Here are some photographs and information on the common skin types. This information is not enough to exclude skin cancer with a self-check or home examination - some of the skin cancers have multiple presentations, and some of the rarer but dangerous skin cancers are not shown here.
If in doubt please arrange a professional skin check.
Basal Cell Skin Cancer is the most common skin cancer in Australia and usually the least dangerous, assuming it is dealt with promptly and appropriately. BCC often presents as a pearly pink bump or as a flat area of reddish or altered skin on the trunk.
If left untreated for a long time these lesions can erode underlying muscle, bone, nerves or other nearby structures. Although rarely fatal BCC can be very destructive.
Squamous Cell Cancer can present as a red or scaly plaque on the skin, these can
be tender and sore sometimes. These are more dangerous than BCC and
can spread / metastasize around the body. SCC kills 400
Australians every year.
SCC skin cancer is usually treated surgically, though radiotherapy is sometimes used in certain cases.
Like BCC, SCC is also linked to long term sun exposure, but can also be caused by exposure to the UV radiation of welding arcs.
SCC is also more common for patients on long term immune system suppressing medication, eg organ transplant recipients.
Also known as 'Bowen's disease' this is a milder form of SCC that
is limited to the surface, and has not become invasive - yet.
Bowen's disease can sometimes be present for years before becoming invasive.
Bowen's disease often looks like a red, scaly plaque on the skin.
Although surgery is an effective treatment, there are other less invasive treatments for this common skin cancer, including prescription creams.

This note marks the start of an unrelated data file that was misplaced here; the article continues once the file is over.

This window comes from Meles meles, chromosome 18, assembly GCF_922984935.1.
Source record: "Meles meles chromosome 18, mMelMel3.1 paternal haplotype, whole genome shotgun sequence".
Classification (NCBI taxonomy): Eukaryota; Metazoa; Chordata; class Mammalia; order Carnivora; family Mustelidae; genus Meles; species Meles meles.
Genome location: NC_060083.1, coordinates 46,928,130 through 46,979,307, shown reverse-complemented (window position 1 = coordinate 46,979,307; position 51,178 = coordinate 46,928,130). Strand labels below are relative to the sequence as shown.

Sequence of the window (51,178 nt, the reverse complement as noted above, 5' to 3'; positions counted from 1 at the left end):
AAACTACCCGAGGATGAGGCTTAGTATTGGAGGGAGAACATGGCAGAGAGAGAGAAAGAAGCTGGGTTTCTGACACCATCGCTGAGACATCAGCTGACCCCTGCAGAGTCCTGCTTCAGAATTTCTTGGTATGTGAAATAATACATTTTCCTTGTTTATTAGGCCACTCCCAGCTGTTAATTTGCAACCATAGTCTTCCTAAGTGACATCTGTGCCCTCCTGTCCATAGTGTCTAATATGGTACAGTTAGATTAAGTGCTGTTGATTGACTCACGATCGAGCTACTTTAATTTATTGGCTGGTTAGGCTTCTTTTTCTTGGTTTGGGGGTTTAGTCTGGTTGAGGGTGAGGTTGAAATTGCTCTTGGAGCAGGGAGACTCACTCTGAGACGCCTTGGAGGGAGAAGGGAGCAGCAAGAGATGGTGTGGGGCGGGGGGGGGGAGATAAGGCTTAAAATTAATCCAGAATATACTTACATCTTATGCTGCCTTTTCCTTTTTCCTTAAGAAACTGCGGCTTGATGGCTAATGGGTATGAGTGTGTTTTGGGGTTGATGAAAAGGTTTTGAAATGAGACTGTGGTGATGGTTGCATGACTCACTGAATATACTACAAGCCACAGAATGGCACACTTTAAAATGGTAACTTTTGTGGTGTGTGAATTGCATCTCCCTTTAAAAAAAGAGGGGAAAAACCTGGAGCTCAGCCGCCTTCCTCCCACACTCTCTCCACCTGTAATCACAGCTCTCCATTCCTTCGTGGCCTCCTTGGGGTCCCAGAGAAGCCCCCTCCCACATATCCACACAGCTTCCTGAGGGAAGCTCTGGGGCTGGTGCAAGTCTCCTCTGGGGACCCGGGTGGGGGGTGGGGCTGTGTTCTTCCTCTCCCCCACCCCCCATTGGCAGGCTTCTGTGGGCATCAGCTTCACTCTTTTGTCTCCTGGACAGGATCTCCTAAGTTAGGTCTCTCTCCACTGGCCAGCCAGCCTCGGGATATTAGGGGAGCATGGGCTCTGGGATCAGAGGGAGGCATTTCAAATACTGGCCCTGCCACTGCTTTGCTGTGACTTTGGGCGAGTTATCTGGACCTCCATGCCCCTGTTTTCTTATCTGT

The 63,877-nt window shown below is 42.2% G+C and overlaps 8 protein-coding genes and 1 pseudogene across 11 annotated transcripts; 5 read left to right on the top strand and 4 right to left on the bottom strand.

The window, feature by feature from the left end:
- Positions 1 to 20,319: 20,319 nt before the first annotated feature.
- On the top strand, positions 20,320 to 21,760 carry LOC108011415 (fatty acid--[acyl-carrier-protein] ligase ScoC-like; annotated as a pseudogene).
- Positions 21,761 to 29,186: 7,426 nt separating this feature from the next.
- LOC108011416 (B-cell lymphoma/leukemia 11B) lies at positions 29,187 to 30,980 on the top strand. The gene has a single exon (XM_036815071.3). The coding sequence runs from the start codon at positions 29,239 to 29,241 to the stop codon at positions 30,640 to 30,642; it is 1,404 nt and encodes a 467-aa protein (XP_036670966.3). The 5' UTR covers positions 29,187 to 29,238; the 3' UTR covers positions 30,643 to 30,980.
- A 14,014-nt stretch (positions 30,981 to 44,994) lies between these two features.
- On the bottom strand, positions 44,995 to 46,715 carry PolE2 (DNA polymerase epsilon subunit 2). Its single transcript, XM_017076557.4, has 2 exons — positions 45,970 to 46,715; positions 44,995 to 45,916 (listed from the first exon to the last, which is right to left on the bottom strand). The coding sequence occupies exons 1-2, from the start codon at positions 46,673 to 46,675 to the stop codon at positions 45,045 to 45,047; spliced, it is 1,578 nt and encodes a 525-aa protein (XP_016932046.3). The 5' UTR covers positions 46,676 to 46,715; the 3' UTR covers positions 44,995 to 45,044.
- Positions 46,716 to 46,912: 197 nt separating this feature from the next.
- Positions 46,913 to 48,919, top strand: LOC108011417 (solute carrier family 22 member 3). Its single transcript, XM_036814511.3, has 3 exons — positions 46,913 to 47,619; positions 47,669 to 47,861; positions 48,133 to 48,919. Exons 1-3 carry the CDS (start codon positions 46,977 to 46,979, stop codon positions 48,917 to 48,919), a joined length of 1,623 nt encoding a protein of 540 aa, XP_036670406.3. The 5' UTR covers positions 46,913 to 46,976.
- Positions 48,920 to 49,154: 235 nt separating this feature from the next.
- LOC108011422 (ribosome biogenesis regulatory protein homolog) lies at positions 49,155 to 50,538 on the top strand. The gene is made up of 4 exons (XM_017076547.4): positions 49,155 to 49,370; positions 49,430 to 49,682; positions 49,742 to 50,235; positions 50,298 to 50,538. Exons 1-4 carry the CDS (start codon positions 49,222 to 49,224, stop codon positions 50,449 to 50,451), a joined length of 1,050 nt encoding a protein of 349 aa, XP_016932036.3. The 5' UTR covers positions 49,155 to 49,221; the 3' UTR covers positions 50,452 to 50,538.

Melanoma accounts for 4% of Australian skin cancers, but causes the majority of the deaths from skin cancer, over 1600 Australians a year. Some melanomas may have variable colours throughout the lesion, they may look irregular and chaotic.
Melanoma is the most common cause of death from cancer in the 15-45 year age group.
Melanoma can arise in pre-existing moles, but most new melanomas occur on normal skin.
The risk of developing melanoma appears to be increased by a
history of sporadic sun burn, but melanomas can appear anywhere, not
just sun exposed areas.
It is normal practice to treat these pre-malignant skin areas if
possible, reducing the risk of future skin cancer.
Solar Keratoses or 'sunspots'; are damaged areas of skin that have not yet become skin cancer, but given time might eventually become cancerous.
They are termed pre-malignant lesions.
These are scaly lesions that may appear 'stuck on' to the skin surface and may be crumbly, itchy and tend to slowly darken over time. They are genetic / inherited; there are not sun-related and they are not generally dangerous but can be annoying or unslightly.
The majority of Australians will get some of these during their liftime, often appearing from middle age onwards.
These lesions tend to start as skin coloured or light brown lesions, but often become darker over time.
Other terms for these lesions include 'senile warts' or 'seborrhoeic warts' but they are not related to common/viral warts.
These are usually treated by non-surgical methods, if treatment if requested.
Harmless moles can be light brown, dark brown or very dark and
they can be raised or flat.
Benign moles tend to be of uniform colour, and tend to have round, smooth edges whereas melanomas can be irregular and chaotic.
However, any mole which is changing, bleeding or has become irregular in shape should be checked by a professional with skin cancer training, and a suitable biopsy should be seriously considered.
Some moles are present for life, but we do also gain and lose moles during our lifetime.
People with darker skin tones tend to have darker moles than people with lighter skin.
The most dangerous form of melanoma: nodular melanoma is usually a smooth, firm, growing bump. It can be darkly pigmented or just skin coloured (amelanotic). Nodular melanoma is highly dangerous as it tends to invade inwards more than grow across the skin.